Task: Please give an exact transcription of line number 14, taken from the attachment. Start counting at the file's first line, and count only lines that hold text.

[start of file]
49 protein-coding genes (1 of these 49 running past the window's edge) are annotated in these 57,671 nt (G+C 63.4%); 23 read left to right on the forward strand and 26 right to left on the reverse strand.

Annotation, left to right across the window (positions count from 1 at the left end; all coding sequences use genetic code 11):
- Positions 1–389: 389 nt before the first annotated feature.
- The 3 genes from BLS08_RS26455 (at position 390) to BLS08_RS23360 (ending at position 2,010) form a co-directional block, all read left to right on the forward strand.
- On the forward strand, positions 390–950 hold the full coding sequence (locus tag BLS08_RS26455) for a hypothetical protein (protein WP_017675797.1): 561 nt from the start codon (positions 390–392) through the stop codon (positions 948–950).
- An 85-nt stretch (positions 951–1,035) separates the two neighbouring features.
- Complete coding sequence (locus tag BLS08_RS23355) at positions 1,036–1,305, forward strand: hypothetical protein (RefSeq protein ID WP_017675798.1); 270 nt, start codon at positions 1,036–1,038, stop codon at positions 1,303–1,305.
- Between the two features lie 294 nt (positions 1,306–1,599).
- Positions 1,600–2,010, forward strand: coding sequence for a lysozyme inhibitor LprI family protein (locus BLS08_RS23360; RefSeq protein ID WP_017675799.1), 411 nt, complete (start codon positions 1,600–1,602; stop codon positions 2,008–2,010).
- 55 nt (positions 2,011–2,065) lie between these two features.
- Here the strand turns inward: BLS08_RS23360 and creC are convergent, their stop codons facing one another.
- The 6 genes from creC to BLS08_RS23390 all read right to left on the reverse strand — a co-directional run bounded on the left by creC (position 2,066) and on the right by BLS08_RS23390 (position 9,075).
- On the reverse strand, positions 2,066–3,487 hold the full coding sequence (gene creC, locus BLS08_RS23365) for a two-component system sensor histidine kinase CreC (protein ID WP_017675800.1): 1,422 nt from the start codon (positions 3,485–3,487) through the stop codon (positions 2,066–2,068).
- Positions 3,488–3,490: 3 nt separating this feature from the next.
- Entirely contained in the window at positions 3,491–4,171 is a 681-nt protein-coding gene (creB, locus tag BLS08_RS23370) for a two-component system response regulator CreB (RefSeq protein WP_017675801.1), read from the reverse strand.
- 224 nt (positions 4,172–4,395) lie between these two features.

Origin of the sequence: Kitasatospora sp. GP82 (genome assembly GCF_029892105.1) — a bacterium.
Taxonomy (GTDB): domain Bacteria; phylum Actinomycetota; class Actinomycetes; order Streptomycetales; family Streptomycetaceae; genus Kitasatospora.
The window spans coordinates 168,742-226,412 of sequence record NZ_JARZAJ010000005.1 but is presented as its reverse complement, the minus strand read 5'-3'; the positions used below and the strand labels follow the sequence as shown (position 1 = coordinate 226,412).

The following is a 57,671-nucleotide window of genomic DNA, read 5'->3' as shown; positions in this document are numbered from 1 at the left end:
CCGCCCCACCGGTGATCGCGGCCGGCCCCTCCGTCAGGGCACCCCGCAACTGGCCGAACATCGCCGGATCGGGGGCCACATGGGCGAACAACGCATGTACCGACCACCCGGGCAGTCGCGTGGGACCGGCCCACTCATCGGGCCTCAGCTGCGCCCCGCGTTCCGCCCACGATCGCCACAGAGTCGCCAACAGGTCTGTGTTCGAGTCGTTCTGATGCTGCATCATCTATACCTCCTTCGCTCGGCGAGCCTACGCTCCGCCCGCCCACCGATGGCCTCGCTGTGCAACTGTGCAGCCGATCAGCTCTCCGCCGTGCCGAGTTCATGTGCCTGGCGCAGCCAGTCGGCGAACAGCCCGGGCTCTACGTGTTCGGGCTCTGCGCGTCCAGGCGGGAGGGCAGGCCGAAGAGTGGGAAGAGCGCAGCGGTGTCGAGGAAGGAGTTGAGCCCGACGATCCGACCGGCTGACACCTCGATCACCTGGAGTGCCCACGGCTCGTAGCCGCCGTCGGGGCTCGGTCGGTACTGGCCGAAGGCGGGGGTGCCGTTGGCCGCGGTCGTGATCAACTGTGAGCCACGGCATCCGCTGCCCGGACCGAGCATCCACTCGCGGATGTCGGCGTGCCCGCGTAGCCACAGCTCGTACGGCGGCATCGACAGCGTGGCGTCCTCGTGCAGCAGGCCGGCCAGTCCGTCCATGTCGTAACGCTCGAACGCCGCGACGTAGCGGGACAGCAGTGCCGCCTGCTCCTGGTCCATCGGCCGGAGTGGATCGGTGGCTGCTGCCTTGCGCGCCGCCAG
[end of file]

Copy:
- Positions 3,488–3,490: 3 nt separating this feature from the next.